You can almost do this in software as I have demonstrated below. The right image looks better when rendered on my Asus OLED panel. The only problem is a missing column of yellow pixels on the right side. I can't coax my monitor to display them because that would require lighting red subpixels next to white subpixels. The monitor firmware could presumably improve on what I have done.

1674759595040.png
 

Chief Blur Buster

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lol do you understand who you are doubting?
Em, the ONLY thing I disagree is "I don't agree with your assessment that" ... "panels should both suffer"

I never said that the panels should suffer. The forum member 'raymod2' simply only incorrectly assuming because of the restrained tone of my writings.

I know that they should NOT suffer from color fringing. I simply explained WHY they currently suffer from fringing.

That has nothing to do with me accepting the fringing which I don't like either... There are people who don't mind and don't care. Much like people who don't mind and don't care about 60Hz or tearing or TN-vs-IPS color. But there are people who do care deeply, myself and raymod2 and many others included.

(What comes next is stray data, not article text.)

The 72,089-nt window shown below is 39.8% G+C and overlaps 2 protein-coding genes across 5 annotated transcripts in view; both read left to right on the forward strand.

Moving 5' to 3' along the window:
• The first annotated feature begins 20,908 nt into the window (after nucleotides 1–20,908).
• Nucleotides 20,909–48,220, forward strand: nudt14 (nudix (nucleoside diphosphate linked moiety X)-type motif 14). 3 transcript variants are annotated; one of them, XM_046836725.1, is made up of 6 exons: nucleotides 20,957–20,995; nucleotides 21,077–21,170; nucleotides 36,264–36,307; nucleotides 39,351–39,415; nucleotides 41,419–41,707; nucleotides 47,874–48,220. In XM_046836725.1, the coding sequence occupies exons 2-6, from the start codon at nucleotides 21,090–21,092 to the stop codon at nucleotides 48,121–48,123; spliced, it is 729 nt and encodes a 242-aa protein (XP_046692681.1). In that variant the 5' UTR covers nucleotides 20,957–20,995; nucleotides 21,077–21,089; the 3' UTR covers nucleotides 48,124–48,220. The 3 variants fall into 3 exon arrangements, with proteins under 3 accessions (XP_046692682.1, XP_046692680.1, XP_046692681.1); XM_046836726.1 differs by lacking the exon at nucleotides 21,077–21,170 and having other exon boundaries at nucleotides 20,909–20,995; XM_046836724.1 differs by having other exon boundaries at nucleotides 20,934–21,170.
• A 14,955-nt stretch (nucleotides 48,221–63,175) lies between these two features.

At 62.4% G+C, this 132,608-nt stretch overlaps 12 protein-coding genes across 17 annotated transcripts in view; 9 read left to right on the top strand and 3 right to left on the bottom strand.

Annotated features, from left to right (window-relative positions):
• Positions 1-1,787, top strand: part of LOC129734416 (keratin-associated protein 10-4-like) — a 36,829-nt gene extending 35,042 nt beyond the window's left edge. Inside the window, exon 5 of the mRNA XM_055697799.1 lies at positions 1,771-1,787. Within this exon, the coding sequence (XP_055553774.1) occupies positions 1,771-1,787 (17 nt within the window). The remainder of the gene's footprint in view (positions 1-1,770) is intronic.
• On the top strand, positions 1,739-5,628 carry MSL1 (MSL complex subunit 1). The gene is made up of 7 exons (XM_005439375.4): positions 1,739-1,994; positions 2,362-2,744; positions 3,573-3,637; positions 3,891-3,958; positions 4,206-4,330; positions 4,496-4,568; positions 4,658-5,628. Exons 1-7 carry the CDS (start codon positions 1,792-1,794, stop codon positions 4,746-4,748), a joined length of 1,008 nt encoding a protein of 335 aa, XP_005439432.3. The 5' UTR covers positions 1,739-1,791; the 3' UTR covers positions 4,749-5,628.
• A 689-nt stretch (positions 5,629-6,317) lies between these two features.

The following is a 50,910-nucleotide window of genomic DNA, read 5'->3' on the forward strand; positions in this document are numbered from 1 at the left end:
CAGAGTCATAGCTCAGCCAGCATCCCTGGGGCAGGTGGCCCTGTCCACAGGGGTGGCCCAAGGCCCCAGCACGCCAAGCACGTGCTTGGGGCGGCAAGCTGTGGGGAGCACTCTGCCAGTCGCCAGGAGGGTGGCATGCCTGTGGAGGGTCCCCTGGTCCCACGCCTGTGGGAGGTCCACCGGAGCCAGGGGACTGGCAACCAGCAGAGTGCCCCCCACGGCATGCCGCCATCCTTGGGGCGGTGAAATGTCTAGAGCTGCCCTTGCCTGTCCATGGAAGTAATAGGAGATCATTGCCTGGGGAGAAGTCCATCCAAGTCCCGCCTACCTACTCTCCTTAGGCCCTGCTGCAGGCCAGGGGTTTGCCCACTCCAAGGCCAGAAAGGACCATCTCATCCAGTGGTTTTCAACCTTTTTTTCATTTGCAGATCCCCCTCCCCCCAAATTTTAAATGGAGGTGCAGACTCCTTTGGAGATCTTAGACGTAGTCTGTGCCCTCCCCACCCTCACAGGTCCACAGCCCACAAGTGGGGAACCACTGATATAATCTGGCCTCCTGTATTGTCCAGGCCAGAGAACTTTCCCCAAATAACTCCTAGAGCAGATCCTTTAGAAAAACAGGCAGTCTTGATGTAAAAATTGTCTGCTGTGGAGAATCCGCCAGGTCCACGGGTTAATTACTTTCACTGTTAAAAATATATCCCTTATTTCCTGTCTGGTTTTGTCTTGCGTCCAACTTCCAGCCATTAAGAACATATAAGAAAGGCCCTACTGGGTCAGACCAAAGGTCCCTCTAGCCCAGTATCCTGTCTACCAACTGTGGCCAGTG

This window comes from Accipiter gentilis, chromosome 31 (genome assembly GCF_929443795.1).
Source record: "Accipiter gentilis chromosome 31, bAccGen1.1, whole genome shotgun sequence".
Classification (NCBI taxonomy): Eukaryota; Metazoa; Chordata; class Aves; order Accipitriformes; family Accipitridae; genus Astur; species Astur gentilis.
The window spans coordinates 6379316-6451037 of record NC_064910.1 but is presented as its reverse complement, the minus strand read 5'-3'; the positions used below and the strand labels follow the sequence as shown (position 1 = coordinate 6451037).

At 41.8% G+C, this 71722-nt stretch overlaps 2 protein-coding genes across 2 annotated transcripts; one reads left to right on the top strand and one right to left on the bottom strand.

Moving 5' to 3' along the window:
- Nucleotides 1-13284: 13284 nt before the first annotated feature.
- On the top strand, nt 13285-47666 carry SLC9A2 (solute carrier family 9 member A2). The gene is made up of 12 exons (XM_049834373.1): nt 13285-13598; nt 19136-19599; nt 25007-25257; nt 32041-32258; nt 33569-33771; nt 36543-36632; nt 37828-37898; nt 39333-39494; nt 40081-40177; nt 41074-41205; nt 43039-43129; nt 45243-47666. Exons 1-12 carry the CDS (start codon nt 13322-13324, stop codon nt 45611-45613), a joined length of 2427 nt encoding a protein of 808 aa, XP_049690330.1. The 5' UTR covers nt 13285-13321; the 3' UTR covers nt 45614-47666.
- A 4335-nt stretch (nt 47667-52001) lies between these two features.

The rest of raymod2 post is fine and accurate.

I just can't yet say much except confirming publicly available info. I will soon be able to say more in future, so keep tuned.

From where I am standing it seems like Samsung has the better technology (too bad it is not available in a 42-inch 4k format). However, not all is lost with the LG panel. Unless there is some hardware reason why the subpixels need to be grouped as RWBG I think we would get a much better picture by changing the grouping to WBGR (the way I originally assumed they were grouped). The red and green subpixels would be neighbors again like they are in almost every other display. Also, the white subpixel wouldn't interfere with subpixel rendering techniques such as ClearType. I'm a little confused why they chose the RWBG grouping in the first place.

You can almost do this in software as I have demonstrated below. The right image looks better when rendered on my Asus OLED panel. The only problem is a missing column of yellow pixels on the right side. I can't coax my monitor to display them because that would require lighting red subpixels next to white subpixels. The monitor firmware could presumably improve on what I have done.
Correct, nothing new to me -- I knew that in 2022;

Hopefully I have good news to say. But given current agreements I can't say anymore about these possible solutions, firmwares or timelines yet.

The bottom line is that smartphone-style subpixel awareness needs to be ported to PC monitors and PC operating systems. Basically smartphones were the trailblazers here, doing a "Pentile-aware ClearType" algorithm for everything on screen (text and graphics). Windows doesn't have a custom subpixel-awareness system to eliminate fringing on custom subpixel systems. That eliminates a lot of fringing with custom subpixel layouts. I already know that.